Preschool: Do We Really Need It?

Preschool: Do We Really Need It?

by Arianna Sarjoo

A growing group of parents today obsess over determining their child’s multi step plan to an ivy league college and a career so full of success, you would think they never struggled. With access to the abundance of information resources a parent can receive from the internet and through communication with other parents, creating that goal plan is easier to do, and the goal is typically larger and larger.

For many, the first step in jump starting their child’s educational career begins at preschool. Whether public or private, preschool is considered one of the most ideal spaces to expose children to the first reading, writing and mathematics skills they will use for the rest of their lives. However, the profound expectation that preschools are necessary for a child’s development is unrealistic.

According to W. Steven Barnett, Ph.D., professor at the Graduate School of Education at Rutgers University, a series of experiments referenced in The Future of Children – Winter 1995 investigated the effect of early childhood programs on “cognitive and school outcomes.” Test results for the effect of educational programs on a child’s achievements varied in results; four of the eleven investigations found no effect, five found an initial effect that declined and ceased to be significant by the third grade, and the remaining investigations found a statistically significant effect in the cognitive abilities of children after the third grade.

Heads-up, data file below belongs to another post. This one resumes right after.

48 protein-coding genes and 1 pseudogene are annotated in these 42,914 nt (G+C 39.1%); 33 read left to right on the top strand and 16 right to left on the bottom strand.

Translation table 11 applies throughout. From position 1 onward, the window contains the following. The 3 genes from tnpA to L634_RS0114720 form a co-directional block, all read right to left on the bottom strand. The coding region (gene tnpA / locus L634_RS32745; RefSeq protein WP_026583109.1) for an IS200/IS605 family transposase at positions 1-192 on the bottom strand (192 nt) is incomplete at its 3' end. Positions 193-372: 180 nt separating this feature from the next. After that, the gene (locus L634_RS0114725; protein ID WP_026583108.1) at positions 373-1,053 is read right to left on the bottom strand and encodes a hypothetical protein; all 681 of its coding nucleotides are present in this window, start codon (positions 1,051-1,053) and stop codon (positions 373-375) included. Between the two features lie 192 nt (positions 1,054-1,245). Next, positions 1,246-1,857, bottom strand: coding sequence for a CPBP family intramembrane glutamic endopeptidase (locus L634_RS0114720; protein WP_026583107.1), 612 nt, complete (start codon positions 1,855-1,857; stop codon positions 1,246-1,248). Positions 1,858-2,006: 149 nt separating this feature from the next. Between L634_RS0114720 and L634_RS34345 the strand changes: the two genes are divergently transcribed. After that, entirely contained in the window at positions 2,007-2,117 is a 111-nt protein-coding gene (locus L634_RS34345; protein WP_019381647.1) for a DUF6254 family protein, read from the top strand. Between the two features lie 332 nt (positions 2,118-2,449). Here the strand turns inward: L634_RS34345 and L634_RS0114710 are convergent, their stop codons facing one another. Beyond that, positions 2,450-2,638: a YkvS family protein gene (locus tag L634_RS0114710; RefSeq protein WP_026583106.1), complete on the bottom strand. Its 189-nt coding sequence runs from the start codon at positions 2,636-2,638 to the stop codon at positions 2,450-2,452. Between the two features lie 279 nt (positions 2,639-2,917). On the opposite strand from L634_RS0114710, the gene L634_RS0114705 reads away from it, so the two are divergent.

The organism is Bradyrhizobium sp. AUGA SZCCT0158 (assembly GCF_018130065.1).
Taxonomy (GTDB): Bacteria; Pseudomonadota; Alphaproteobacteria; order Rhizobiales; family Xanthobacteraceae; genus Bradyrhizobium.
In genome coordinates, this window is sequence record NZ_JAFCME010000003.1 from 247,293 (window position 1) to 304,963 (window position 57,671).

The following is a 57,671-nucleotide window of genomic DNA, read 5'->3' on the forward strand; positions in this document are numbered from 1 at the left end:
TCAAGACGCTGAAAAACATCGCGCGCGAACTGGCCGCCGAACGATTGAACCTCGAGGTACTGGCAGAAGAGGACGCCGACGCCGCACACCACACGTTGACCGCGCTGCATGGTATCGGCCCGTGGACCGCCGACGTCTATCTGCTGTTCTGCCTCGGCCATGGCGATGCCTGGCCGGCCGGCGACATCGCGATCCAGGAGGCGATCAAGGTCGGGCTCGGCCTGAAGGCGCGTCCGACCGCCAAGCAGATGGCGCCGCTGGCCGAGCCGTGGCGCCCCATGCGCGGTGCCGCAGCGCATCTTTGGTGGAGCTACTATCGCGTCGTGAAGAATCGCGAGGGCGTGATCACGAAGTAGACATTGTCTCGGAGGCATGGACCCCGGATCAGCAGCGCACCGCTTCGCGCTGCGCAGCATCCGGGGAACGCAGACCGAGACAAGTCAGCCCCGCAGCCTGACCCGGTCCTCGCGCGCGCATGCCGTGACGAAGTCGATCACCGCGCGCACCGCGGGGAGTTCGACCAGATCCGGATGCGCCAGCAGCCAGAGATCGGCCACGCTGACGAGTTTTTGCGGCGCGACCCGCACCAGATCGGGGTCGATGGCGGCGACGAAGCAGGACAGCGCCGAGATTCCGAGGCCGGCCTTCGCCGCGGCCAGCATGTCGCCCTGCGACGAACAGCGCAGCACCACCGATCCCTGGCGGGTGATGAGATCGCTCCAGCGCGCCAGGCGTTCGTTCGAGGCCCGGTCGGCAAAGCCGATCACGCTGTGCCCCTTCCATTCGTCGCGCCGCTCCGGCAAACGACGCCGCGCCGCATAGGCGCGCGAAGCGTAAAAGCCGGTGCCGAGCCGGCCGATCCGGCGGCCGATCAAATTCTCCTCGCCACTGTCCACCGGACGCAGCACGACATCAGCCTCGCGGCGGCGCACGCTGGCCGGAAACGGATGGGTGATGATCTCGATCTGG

While the range of data does not negate the benefits of preschool on a child’s cognitive developments, no conclusion can accurately be ascertained. This inconsistency in data can be chucked up to a range of possible, uncontrolled variables that can be the true reason for why some kids retain more cognitive skills than others with the use of early childhood programs like preschool.

One such factor that plays a key role in the quality of life for a child intellectually, but also emotionally and physically, is the child’s environment. Their “environment” refers to the exposure and practicing of educational (reading, writing and mathematics) skills outside of preschool, with the help of the child’s parent or guardian. Research by The Future of Children – Winter 1995 also describes a possible link between the success of students and the incomes of their parents.

Children in household environments that encourage intellectual development happen to retain a larger portion of educational skills developed in early childhood programs such as preschool. Perhaps, preschool is not the “holy grail” jumpstart to a child’s academic future, but rather the academic exposure they face at home is. Preschool is not a necessary commodity for all children, and the same skills developed by young ones at such places can be learned and implemented in the comfort of their own home.

 

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